A one-semester course for grades 4 or 5 and up
Well-Ordered Language Level 2 is the second part in a four-level series that demonstrates that grammar is an engaging study that appeals to children’s natural curiosity about words and language. It presents grammar in a clear, orderly way, while simultaneously seeking to cultivate children’s wonder of language with instruction in the context of narrative and language, attractive illustrations, and samples taken from classic children’s literature and poetry. Through Well-Ordered Language’s unique, creative, and orderly method of analyzing the grammatical functions of the parts of speech, students will find the mastery of grammar achievable, meaningful, and delightful.
The carefully crafted pedagogy of this book helps students learn the mechanics of grammar while they also see the power of language unfolding before them as they learn to gather and arrange words to express their thoughts clearly and accurately. Students will not merely be able to identify the parts of a sentence, but also will understand how words behave in a sentence. This book is designed so that teachers and students actively engage with each other and with the concepts in each lesson by means of reading, writing, speaking, and listening. Learning is reinforced by the singing of lively chants and songs that correspond to each chapter.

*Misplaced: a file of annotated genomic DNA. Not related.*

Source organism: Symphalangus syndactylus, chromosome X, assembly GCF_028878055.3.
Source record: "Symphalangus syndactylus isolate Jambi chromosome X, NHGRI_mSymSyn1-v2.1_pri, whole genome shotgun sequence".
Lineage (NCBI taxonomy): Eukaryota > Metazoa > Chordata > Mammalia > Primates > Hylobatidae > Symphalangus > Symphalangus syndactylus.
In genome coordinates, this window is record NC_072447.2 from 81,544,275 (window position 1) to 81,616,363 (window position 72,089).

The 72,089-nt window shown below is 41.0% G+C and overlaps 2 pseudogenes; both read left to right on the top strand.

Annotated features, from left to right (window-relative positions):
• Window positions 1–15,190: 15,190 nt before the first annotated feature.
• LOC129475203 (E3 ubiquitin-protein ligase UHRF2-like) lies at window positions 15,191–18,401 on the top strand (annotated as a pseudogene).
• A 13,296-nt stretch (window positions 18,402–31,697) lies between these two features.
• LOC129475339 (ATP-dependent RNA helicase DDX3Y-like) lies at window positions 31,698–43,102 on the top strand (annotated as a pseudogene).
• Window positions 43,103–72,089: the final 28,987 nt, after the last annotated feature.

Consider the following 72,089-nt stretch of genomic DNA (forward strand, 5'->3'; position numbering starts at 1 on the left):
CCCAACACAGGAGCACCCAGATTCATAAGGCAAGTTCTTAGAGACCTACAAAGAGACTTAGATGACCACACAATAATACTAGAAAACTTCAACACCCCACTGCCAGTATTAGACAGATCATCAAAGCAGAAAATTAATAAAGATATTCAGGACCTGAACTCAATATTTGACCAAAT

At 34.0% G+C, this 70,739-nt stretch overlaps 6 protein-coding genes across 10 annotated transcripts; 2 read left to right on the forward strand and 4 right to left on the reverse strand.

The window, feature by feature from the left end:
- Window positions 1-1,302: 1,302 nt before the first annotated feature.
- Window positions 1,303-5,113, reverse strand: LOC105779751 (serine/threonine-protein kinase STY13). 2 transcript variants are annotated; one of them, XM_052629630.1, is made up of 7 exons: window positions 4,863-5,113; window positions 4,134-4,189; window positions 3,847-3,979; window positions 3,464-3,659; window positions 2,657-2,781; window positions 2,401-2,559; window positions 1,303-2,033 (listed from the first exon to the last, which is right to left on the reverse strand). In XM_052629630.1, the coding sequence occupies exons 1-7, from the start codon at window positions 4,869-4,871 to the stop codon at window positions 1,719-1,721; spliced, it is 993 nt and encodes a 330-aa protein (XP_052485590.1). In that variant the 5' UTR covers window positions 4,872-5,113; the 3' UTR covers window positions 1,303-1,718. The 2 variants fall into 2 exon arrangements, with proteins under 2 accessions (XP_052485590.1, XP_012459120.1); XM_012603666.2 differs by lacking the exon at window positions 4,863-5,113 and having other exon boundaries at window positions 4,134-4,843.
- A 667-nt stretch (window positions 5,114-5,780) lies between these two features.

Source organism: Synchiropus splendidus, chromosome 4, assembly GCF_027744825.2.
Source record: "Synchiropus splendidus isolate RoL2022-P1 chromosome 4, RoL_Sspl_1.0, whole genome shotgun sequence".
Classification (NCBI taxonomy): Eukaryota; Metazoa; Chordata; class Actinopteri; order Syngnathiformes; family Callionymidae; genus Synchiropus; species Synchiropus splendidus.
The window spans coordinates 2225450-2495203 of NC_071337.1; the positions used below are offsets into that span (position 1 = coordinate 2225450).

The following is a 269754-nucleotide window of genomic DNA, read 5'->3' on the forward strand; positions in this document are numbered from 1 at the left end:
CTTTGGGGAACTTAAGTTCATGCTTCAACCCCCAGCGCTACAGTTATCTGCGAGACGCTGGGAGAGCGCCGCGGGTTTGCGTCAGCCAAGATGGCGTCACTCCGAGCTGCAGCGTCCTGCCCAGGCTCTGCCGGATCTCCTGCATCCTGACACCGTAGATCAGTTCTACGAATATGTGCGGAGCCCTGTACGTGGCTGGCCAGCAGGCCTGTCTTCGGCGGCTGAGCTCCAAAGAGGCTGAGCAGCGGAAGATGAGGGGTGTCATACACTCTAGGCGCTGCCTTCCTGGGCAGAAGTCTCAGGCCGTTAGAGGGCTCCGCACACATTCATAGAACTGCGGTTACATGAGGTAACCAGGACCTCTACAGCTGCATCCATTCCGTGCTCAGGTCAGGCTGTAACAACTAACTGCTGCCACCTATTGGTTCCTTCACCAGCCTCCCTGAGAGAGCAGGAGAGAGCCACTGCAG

The previous level, Well-Ordered Language Level 1, helped students to master the eight parts of speech, along with object pronouns, prepositional and adverbial phrases, compound subjects, compound verbs, and compound objects. Any student who mastered these concepts should be prepared for Well-Ordered Language Level 2. In Book 2A, students will review and strengthen skills learned in Level 1 and be introduced to several new concepts. Student using this text will also learn to diagram sentences, visualizing the grammatical relationships within sentences.
Well-Ordered Language Level 2A (WOL 2A) will introduce students to:
Four kinds of sentences (declarative, interrogatory, imperative, exclamatory) and principal elements
Predicate verbs and direct objects